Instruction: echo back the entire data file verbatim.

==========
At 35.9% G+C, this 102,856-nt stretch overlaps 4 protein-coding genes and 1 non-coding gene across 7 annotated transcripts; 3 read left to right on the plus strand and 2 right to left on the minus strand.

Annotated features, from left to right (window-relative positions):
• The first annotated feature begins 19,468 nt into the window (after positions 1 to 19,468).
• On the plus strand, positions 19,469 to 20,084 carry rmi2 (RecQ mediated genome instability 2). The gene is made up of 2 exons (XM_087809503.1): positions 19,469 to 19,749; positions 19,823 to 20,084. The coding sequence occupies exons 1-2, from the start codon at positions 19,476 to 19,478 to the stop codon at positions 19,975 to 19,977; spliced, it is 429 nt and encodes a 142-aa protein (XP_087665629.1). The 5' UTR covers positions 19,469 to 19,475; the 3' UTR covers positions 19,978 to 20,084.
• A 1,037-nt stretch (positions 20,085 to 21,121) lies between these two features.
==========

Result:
At 35.9% G+C, this 102,856-nt stretch overlaps 4 protein-coding genes and 1 non-coding gene across 7 annotated transcripts; 3 read left to right on the plus strand and 2 right to left on the minus strand.

Annotated features, from left to right (window-relative positions):
• The first annotated feature begins 19,468 nt into the window (after positions 1 to 19,468).
• On the plus strand, positions 19,469 to 20,084 carry rmi2 (RecQ mediated genome instability 2). The gene is made up of 2 exons (XM_087809503.1): positions 19,469 to 19,749; positions 19,823 to 20,084. The coding sequence occupies exons 1-2, from the start codon at positions 19,476 to 19,478 to the stop codon at positions 19,975 to 19,977; spliced, it is 429 nt and encodes a 142-aa protein (XP_087665629.1). The 5' UTR covers positions 19,469 to 19,475; the 3' UTR covers positions 19,978 to 20,084.
• A 1,037-nt stretch (positions 20,085 to 21,121) lies between these two features.